Do You Understand Your Emotions About Money?

Published by Daniel Morrison, Wealth Advisor

Have you ever had buyer’s remorse after making a purchase? Have you ever let fear of failure keep you from investing, or even creating a budget? If you have experienced these feelings before, then you know firsthand how much of a role our emotions can play in our financial lives. And did you know that there is actually a term for the way these emotions affect our financial decision-making abilities? Psychologists refer to these emotions and beliefs we hold about money as “money scripts.” (1)

The Roots Of Your Money Habits

Have you ever felt that no matter how hard you try to make only rational and well-thought-out financial decisions, you just can’t seem to do it? This is most likely due to the emotional and psychological baggage we all carry around relating to our money, otherwise known as our money scripts. Before you beat yourself up about this, understand that these scripts start forming at a very young age, and not all of them have been formed by you.

Even if we aren’t aware of it, we spend our childhood watching our parents relate to and deal with money, and over time, our brains are unconsciously trained to respond in similar ways. For example, if your parents were confident and wise investors, you will likely face investing with confidence. If your parents scrimped and saved and constantly fought over expenses, you may have strong feelings of guilt when making large purchases.

The seeds of money scripts are planted in childhood and grow to influence your financial behavior as an adult. For this reason, it is incredibly important to talk to your kids about money and model healthy financial behaviors. It is also vital for you to take the time to explore and understand your money scripts and how they influence your financial behavior.

The Negative Side Of Money Scripts

While some money scripts are beneficial to financial health, others, such as money avoidance, money status, and money worship, can be detrimental. Unhealthy emotions and belief patterns can lead to all kinds of financial problems, including financial infidelity, compulsive buying, pathological gambling, and financial dependence. Certain money scripts have been tied to lower levels of net worth, lower income, and higher amounts of revolving credit.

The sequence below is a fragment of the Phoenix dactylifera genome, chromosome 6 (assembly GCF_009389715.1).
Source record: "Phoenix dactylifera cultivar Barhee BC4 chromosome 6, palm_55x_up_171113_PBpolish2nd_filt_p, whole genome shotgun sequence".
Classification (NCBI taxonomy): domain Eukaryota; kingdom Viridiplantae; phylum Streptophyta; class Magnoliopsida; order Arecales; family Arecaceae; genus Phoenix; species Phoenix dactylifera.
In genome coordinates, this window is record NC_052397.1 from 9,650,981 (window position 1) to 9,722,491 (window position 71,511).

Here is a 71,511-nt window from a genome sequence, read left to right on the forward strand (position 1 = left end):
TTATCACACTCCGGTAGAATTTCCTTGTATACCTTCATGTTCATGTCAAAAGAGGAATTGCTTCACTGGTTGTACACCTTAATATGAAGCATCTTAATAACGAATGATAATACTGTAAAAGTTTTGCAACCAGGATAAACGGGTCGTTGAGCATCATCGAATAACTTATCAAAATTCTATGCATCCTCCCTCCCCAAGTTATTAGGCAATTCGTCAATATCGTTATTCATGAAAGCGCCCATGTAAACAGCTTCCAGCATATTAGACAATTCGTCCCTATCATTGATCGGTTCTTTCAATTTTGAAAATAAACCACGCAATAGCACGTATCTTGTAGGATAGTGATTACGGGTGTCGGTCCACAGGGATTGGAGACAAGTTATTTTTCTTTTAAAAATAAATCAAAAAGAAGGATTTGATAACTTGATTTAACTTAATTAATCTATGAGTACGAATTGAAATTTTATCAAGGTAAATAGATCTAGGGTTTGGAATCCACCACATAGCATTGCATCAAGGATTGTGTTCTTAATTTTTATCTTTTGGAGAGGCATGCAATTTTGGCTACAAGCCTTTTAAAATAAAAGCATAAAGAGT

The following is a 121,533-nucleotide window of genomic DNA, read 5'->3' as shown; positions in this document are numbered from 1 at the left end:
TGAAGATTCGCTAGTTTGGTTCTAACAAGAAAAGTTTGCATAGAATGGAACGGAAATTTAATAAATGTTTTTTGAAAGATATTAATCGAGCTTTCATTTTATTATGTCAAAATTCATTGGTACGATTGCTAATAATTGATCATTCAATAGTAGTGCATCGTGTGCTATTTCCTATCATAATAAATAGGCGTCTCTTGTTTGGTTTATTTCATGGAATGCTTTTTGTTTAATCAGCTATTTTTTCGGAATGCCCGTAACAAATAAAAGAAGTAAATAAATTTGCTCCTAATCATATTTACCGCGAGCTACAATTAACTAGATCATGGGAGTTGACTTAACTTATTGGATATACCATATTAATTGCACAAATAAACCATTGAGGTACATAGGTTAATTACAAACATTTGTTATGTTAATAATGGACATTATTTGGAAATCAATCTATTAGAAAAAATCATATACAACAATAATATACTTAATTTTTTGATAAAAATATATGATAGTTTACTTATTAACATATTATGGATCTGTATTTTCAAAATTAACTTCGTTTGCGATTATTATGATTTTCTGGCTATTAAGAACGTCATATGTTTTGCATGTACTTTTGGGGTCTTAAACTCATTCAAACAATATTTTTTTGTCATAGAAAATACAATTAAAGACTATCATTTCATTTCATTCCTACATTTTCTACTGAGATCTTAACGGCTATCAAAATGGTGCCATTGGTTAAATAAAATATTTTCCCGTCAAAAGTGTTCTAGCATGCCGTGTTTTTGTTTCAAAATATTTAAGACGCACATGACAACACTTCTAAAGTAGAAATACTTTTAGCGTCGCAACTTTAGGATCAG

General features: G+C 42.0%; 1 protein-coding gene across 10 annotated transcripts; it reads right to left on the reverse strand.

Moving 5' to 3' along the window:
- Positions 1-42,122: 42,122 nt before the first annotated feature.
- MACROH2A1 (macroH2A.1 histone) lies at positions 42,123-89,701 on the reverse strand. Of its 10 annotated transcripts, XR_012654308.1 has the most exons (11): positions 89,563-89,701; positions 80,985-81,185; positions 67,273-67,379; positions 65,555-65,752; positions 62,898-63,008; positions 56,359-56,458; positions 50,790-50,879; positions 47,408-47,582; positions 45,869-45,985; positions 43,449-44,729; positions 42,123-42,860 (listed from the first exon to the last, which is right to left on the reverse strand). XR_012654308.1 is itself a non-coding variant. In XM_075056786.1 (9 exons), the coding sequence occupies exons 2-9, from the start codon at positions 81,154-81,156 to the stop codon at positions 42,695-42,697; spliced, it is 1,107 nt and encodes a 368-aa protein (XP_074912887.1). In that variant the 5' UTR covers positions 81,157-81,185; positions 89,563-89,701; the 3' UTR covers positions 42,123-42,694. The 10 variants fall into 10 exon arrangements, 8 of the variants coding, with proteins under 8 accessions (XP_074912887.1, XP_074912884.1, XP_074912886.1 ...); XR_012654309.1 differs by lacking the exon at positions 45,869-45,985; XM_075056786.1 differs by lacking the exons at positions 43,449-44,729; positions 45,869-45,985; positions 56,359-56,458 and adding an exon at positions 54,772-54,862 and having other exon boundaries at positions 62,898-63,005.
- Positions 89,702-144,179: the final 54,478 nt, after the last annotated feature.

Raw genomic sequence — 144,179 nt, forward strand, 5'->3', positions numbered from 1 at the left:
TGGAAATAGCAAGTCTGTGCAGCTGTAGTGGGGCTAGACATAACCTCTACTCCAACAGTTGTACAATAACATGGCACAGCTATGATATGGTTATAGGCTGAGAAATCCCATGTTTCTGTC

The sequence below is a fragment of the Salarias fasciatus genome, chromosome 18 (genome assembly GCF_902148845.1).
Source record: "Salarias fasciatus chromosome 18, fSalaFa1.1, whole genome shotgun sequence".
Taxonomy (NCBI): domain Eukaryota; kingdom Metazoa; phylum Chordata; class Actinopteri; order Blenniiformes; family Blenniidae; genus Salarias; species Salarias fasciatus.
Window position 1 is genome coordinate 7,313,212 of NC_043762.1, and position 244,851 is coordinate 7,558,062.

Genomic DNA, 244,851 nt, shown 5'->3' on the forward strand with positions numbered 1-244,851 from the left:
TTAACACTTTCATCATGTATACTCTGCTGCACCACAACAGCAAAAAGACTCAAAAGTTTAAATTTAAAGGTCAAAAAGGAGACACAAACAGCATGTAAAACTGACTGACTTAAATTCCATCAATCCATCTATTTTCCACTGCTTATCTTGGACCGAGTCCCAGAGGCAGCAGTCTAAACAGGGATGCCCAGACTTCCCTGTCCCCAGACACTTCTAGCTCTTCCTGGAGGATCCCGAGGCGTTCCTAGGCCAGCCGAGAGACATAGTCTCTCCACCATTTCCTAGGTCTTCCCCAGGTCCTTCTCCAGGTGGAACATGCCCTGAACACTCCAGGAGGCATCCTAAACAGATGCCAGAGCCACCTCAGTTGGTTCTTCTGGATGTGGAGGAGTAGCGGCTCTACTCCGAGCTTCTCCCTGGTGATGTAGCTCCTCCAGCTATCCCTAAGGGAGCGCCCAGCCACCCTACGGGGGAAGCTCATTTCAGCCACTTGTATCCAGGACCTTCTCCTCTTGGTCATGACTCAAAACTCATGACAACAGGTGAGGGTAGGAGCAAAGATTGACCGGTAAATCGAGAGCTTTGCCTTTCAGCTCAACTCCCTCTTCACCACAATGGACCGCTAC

Those may sound extreme, but have you ever let panic during a market downturn take your focus off of your long-term investing plan? Have you ever been unable to make a decision because you were paralyzed with worry and anxiety about the future? Have you ever wreaked havoc on your budget for the momentary high of acquiring something you really wanted? All of these behaviors stem from your personal money script.

Money Scripts Can Be Changed

We often think that if we had more money, we wouldn’t have any problems. But we have money problems because of how we approach money, not necessarily because we don’t have enough. This is good news! We might not be able to drastically increase our income, but we can learn to significantly change our attitudes and control our perceptions. Our money scripts may be ingrained from childhood, but they are not permanent. With a focused and determined effort, they can be changed.

The first step to overcoming your money scripts is identifying them. One way to do so is to be aware of your emotional responses to common financial situations. How do the following things make you feel?